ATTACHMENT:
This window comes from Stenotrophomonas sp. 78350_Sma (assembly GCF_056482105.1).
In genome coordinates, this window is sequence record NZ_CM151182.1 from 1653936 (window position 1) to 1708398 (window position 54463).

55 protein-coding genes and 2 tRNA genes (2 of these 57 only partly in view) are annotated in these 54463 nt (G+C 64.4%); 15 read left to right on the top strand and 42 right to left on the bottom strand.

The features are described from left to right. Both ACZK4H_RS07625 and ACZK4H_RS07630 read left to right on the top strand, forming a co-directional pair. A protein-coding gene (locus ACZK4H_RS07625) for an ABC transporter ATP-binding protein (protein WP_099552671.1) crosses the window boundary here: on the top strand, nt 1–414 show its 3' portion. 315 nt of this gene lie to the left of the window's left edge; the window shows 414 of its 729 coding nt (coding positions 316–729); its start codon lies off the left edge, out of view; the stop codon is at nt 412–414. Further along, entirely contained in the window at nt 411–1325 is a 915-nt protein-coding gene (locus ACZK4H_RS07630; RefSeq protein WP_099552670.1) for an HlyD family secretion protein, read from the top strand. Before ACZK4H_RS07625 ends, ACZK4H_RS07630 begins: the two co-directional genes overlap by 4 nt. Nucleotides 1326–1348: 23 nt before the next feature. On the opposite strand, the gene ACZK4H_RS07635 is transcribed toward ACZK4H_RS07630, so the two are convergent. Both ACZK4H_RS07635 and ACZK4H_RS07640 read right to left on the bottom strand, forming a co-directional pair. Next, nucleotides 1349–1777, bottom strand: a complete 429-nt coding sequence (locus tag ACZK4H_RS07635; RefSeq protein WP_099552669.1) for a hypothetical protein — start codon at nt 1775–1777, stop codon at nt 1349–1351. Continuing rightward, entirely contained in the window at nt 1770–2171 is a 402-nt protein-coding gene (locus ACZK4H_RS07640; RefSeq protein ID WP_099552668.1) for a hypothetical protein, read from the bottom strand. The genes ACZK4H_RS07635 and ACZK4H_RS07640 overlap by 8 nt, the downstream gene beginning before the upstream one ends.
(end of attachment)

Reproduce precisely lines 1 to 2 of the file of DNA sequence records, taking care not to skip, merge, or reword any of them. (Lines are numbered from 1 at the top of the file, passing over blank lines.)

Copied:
This window comes from Stenotrophomonas sp. 78350_Sma (assembly GCF_056482105.1).
In genome coordinates, this window is sequence record NZ_CM151182.1 from 1653936 (window position 1) to 1708398 (window position 54463).